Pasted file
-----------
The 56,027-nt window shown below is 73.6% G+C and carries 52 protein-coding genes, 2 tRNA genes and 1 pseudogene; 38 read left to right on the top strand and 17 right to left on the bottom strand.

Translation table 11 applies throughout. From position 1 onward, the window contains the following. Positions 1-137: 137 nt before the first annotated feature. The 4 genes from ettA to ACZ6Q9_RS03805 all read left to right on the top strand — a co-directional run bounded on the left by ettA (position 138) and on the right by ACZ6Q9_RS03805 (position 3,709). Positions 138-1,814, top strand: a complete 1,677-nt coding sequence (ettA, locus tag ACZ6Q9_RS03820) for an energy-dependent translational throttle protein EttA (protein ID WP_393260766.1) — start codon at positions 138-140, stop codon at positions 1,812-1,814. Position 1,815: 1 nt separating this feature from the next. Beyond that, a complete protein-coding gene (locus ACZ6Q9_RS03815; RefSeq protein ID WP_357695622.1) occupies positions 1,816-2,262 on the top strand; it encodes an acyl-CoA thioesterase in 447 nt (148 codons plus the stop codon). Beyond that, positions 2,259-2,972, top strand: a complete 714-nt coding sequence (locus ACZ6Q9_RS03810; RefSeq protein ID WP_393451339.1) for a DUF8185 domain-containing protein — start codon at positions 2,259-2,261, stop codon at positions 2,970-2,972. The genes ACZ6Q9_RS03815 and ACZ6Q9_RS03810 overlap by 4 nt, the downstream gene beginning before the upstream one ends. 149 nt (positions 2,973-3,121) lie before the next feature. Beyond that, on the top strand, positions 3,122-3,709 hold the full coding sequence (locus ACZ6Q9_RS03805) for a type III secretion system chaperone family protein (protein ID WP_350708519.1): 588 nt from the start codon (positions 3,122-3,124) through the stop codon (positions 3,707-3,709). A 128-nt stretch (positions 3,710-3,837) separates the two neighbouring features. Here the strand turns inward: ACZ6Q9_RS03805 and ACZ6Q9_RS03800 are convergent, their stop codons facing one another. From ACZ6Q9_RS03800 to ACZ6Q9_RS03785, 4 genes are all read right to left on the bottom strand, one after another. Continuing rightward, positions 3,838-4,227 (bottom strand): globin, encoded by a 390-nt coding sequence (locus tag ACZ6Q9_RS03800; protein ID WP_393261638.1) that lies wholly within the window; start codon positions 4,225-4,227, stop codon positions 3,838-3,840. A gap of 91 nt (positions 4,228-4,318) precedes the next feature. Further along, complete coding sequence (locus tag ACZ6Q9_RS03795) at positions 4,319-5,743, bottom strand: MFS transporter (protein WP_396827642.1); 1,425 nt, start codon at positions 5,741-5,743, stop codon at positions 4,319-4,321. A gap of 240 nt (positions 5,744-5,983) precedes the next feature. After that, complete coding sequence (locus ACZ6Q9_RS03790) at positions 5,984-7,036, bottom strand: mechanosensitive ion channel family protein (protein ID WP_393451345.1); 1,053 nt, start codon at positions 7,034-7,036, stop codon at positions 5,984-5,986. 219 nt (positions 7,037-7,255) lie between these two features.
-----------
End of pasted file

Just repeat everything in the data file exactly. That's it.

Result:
The 56,027-nt window shown below is 73.6% G+C and carries 52 protein-coding genes, 2 tRNA genes and 1 pseudogene; 38 read left to right on the top strand and 17 right to left on the bottom strand.

Translation table 11 applies throughout. From position 1 onward, the window contains the following. Positions 1-137: 137 nt before the first annotated feature. The 4 genes from ettA to ACZ6Q9_RS03805 all read left to right on the top strand — a co-directional run bounded on the left by ettA (position 138) and on the right by ACZ6Q9_RS03805 (position 3,709). Positions 138-1,814, top strand: a complete 1,677-nt coding sequence (ettA, locus tag ACZ6Q9_RS03820) for an energy-dependent translational throttle protein EttA (protein ID WP_393260766.1) — start codon at positions 138-140, stop codon at positions 1,812-1,814. Position 1,815: 1 nt separating this feature from the next. Beyond that, a complete protein-coding gene (locus ACZ6Q9_RS03815; RefSeq protein ID WP_357695622.1) occupies positions 1,816-2,262 on the top strand; it encodes an acyl-CoA thioesterase in 447 nt (148 codons plus the stop codon). Beyond that, positions 2,259-2,972, top strand: a complete 714-nt coding sequence (locus ACZ6Q9_RS03810; RefSeq protein ID WP_393451339.1) for a DUF8185 domain-containing protein — start codon at positions 2,259-2,261, stop codon at positions 2,970-2,972. The genes ACZ6Q9_RS03815 and ACZ6Q9_RS03810 overlap by 4 nt, the downstream gene beginning before the upstream one ends. 149 nt (positions 2,973-3,121) lie before the next feature. Beyond that, on the top strand, positions 3,122-3,709 hold the full coding sequence (locus ACZ6Q9_RS03805) for a type III secretion system chaperone family protein (protein ID WP_350708519.1): 588 nt from the start codon (positions 3,122-3,124) through the stop codon (positions 3,707-3,709). A 128-nt stretch (positions 3,710-3,837) separates the two neighbouring features. Here the strand turns inward: ACZ6Q9_RS03805 and ACZ6Q9_RS03800 are convergent, their stop codons facing one another. From ACZ6Q9_RS03800 to ACZ6Q9_RS03785, 4 genes are all read right to left on the bottom strand, one after another. Continuing rightward, positions 3,838-4,227 (bottom strand): globin, encoded by a 390-nt coding sequence (locus tag ACZ6Q9_RS03800; protein ID WP_393261638.1) that lies wholly within the window; start codon positions 4,225-4,227, stop codon positions 3,838-3,840. A gap of 91 nt (positions 4,228-4,318) precedes the next feature. Further along, complete coding sequence (locus tag ACZ6Q9_RS03795) at positions 4,319-5,743, bottom strand: MFS transporter (protein WP_396827642.1); 1,425 nt, start codon at positions 5,741-5,743, stop codon at positions 4,319-4,321. A gap of 240 nt (positions 5,744-5,983) precedes the next feature. After that, complete coding sequence (locus ACZ6Q9_RS03790) at positions 5,984-7,036, bottom strand: mechanosensitive ion channel family protein (protein ID WP_393451345.1); 1,053 nt, start codon at positions 7,034-7,036, stop codon at positions 5,984-5,986. 219 nt (positions 7,037-7,255) lie between these two features.